Located near the equator, Mombasa has only a slight seasonal temperature variation, with high temperatures ranging 28.8–33.7 °C (83.8–92.7 °F).
As a seaport, Mombasa is subject to detrimental consequences of a fluctuating climate. In October 2006, Mombasa experienced a large flood that affected 60,000 people.
Coastal erosion has become a problem for Mombasa infrastructure. Due to rising sea levels, the coastline has been eroding at 2.5–20 cm (0.98–7.87 in) per year. This has increased the number of annual floods.
Kizingo: Considered the prime residential area of Mombasa. The State House of Mombasa, Provincial Headquarters, The Mombasa Law Courts, and the Municipal Council are located in Kizingo. The Aga Khan Academy, Aga Khan High School, Serani Primary School, Serani High School, Santokben Nursery School, Coast Academy, Jaffery Academy, Mombasa Primary School, Loreto Convent, Mama Ngina Girls' High School and the Government Training Institute (GTI) Mombasa are all in Kizingo as well.
Kibokoni: Part of Old Town with Swahili architecture. Fort Jesus is in Baghani.
Englani: Part of Old town between Kibokoni and Makadara.
Kuze: Part of Old Town with Swahili culture and architecture. Originally flourishing with Swahili people but currently becoming a more cosmopolitan neighbourhood.
Makadara: Part of Old Town consisting of a high number of descendants of Baluchi former soldiers who settled within this area before it developed into a town. The name is derived from the Arabic word Qadr-ur-Rahman meaning fate of God.
Ganjoni: Primarily a middle class residential, home of second biggest dry dock of Africa after the one in South Africa.
Nyali, also considered a prime and up-market residential area, it is on the mainland north of the island and is linked by the New Nyali Bridge. It has numerous beach front hotels in the area known as the "North Coast". Nyali has two distinct sections – the posh Old Nyali and the upcoming New Nyali. For many residents, Nyali has now become a self-contained residential area, with two Nakumatts, a multiplex cinema, shopping malls, banks, schools and post offices. This often eliminates the need for residents to cross the bridge and to go into the congested Mombasa city centre. Nyali is home for the Nyali Cinemax complex, Mamba Village, the Nyali Golf Club, and some of the most prestigious academic institutions of the Coast Province.
Kongowea is a densely populated area with 15 villages, two sub-locations and an estimated population of 106,180 residents. Kongowea is a cosmopolitan settlement mainly inhabited by people from mainland who migrated into the city in search of employment, mainly in service and manufacturing sector. The area is adjacent to the rich suburb of Nyali which employs a portion of the village residents. They are mainly hired as cheap labour as watchmen, gardeners, masons for up coming houses and house help. The most well known villages inside Kongowea include Kisumu Ndogo, Shauri Yako and Mnazi Mmoja, despite being located in this prime area, many residents live under extreme conditions – poor sanitation, high crime rate and lack of basic essential amenities like schools, hospitals and tap water. Kongowea is also home to one of the largest open-air markets in the African Great Lakes.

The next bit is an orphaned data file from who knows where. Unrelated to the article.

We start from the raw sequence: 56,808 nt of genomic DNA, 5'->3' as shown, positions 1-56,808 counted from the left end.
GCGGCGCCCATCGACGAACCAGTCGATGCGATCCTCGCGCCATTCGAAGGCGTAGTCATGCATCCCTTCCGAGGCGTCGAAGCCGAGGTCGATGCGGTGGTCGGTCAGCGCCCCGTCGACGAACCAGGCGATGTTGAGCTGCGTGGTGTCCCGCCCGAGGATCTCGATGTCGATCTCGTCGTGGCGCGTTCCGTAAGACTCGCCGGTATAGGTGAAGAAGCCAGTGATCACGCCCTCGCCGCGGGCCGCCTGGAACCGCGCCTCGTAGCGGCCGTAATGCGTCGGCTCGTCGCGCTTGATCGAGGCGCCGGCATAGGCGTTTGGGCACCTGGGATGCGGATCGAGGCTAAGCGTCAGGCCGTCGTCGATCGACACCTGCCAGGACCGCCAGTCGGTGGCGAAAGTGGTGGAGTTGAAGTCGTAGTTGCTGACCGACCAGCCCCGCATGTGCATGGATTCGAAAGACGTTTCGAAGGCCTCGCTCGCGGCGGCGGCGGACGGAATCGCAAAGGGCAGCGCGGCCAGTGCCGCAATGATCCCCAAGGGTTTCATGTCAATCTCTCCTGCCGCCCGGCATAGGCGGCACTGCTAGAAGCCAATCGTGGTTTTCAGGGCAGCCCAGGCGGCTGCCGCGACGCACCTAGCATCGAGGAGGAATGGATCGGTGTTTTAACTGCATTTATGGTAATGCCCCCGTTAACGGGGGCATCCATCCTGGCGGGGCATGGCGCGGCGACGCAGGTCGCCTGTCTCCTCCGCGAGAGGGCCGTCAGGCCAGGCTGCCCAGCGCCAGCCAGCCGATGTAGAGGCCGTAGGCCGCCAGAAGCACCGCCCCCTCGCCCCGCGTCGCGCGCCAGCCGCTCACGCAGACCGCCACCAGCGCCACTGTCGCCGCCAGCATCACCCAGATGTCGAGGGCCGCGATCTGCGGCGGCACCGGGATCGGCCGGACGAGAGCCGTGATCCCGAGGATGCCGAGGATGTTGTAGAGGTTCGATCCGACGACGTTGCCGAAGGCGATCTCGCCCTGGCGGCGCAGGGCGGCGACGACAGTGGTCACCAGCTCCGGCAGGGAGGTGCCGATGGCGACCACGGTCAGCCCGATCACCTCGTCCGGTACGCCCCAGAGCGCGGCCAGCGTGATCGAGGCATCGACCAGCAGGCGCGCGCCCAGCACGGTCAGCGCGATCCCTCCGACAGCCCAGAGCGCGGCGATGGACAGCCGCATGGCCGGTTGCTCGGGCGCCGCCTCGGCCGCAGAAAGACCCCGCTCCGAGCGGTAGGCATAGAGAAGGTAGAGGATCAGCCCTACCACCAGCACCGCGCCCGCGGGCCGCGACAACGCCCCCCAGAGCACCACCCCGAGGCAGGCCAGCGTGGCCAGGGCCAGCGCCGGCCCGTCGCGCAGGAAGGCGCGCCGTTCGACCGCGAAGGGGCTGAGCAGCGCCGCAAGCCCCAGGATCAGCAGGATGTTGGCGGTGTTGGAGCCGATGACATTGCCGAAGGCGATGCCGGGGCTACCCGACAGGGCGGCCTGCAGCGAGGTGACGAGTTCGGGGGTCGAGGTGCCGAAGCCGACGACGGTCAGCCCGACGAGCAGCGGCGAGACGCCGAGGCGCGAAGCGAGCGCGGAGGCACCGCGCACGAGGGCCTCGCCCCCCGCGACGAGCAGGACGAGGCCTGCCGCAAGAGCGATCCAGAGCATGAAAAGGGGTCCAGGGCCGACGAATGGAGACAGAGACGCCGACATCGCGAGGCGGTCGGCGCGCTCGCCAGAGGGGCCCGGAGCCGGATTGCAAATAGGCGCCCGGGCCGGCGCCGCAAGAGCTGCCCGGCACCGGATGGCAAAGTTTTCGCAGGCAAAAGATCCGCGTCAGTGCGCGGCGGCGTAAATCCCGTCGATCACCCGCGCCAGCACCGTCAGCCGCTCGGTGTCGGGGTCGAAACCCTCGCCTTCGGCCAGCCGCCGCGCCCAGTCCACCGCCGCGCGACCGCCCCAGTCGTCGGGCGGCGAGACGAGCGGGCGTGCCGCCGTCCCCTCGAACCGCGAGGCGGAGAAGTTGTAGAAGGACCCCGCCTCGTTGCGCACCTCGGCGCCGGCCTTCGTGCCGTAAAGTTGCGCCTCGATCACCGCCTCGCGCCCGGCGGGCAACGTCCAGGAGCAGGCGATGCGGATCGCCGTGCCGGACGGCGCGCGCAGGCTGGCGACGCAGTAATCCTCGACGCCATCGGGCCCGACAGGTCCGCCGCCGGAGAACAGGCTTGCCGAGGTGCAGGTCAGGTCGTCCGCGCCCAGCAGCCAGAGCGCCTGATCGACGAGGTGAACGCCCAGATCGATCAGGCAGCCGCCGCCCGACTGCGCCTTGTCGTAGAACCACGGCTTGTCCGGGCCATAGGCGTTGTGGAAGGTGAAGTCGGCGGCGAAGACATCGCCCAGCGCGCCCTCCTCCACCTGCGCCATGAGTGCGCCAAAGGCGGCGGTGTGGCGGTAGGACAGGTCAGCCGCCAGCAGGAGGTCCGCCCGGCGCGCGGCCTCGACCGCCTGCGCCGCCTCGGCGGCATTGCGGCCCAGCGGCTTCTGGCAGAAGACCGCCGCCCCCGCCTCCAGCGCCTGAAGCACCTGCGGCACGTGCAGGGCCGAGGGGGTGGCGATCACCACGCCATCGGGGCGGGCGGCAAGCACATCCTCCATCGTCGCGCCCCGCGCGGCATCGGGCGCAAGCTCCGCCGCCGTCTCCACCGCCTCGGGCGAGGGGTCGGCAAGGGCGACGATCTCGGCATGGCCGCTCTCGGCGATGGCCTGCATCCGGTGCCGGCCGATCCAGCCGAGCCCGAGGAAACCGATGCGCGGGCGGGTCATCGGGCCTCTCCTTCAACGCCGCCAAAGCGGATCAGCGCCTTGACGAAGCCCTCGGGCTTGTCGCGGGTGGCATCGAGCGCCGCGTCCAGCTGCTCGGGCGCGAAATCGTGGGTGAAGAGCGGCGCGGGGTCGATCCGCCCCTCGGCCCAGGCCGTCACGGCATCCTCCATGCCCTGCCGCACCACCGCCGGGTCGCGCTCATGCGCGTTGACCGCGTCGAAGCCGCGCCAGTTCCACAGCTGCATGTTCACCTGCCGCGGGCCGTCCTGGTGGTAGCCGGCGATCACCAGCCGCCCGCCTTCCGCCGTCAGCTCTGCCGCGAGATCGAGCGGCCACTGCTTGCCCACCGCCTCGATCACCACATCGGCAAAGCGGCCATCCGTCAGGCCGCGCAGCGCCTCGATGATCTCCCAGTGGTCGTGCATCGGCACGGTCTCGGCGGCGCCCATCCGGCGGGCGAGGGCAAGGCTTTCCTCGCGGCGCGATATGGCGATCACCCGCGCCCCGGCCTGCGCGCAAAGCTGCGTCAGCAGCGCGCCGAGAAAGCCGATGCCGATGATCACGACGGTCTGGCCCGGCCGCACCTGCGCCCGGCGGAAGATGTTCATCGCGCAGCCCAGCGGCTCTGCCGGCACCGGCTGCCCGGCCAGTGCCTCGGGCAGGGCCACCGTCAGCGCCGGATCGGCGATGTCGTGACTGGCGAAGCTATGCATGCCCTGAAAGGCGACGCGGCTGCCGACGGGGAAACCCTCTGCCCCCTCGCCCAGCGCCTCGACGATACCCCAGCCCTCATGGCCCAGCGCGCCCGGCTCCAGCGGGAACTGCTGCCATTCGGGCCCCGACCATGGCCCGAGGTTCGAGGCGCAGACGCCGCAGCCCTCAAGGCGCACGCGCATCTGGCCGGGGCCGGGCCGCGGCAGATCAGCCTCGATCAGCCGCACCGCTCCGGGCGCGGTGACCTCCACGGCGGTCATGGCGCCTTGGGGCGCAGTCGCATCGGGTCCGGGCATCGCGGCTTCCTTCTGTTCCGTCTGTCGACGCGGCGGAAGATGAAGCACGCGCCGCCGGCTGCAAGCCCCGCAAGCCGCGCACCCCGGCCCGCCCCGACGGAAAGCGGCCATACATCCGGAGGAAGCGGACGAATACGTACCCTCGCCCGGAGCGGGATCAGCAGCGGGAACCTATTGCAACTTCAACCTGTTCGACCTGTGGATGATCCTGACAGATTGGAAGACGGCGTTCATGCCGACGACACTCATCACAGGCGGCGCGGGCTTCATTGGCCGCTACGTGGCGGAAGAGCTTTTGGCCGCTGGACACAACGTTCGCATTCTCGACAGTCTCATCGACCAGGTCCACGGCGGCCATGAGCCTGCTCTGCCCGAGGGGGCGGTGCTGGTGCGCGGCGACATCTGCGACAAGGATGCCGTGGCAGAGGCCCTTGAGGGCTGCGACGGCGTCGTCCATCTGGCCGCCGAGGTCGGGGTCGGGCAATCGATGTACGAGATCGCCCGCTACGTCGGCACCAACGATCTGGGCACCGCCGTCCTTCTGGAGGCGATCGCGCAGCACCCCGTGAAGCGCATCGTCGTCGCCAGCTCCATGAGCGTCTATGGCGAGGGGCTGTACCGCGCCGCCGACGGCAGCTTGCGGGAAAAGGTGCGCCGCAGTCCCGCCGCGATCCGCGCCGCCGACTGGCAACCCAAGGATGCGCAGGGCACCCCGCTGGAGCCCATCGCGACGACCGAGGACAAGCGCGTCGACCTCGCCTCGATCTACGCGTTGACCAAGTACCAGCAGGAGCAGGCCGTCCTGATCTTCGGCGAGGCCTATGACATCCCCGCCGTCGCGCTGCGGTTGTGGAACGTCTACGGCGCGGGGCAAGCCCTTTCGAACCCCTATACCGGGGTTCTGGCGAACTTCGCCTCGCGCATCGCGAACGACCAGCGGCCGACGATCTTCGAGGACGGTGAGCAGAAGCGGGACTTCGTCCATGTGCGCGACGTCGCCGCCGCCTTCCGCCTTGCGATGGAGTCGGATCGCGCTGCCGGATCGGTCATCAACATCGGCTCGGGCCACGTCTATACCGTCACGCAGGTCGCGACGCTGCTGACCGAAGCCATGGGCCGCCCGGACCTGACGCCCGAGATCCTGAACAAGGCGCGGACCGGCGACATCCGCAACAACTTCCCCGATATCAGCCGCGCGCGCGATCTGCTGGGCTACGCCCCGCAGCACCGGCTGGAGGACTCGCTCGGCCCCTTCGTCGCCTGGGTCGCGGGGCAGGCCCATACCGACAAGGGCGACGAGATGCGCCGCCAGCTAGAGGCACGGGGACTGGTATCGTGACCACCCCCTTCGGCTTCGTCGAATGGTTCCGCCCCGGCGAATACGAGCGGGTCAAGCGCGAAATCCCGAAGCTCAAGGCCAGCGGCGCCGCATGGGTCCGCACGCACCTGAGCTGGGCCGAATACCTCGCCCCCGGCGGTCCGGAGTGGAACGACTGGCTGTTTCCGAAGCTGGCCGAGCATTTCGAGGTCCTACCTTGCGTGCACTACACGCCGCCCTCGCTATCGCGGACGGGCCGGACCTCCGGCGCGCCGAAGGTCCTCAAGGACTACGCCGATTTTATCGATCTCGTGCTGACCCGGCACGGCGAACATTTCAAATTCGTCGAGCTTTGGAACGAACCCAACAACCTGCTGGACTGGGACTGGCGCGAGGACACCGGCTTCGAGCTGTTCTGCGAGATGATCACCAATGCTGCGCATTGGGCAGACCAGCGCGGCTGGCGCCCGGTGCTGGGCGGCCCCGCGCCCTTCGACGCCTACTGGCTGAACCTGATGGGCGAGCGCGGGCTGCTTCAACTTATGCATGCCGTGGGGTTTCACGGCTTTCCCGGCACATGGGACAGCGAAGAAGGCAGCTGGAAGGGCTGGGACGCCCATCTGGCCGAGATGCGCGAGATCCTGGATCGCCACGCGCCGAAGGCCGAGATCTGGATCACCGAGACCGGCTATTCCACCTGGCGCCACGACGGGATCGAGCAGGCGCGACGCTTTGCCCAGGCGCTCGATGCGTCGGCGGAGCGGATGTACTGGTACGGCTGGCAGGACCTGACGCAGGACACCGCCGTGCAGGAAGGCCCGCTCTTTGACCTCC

Bamburi is an outlying township (fifteen minutes drive) along the Malindi road. Bamburi is the location of Bamburi Portland Cement Company. Other notable features in the area are the Mijikenda public beach, commonly known as Pirates, and Haller Park, a nature trail and wildlife conservatory. Kiembeni Estate, also in the Bamburi area, hosts around 100,000 residents. The estate has its own supermarket, several retail shops, salons and boutiques, and a number of licensed drinking dens. The establishments include The Shilla Bar, Turkey Base, Stars Garden and Sensera pub. Kiembeni is arguably the largest estate in Mombasa, and growing even faster.
The North Coast has an entertainment industry which attracts locals and tourists.
Likoni: is a lower income and lower-middle-class neighbourhood connected to Mombasa Island by ferry. It is south of Mombasa Island and made up of mostly non-Swahili Bantu tribes. The ferry was the target of the Likoni Riots of 1997.
Diani Beach: a beach resort area situated over the Likoni Ferry on the south coast of Mombasa. It is located some 36 km (22 miles) south of Mombasa city on the mainland coast and is a prime resort for many local and international tourists. Diani Beach has an airport at Ukunda town to cater for tourists who fly there directly from Nairobi Wilson or any other airports and airfields in the country.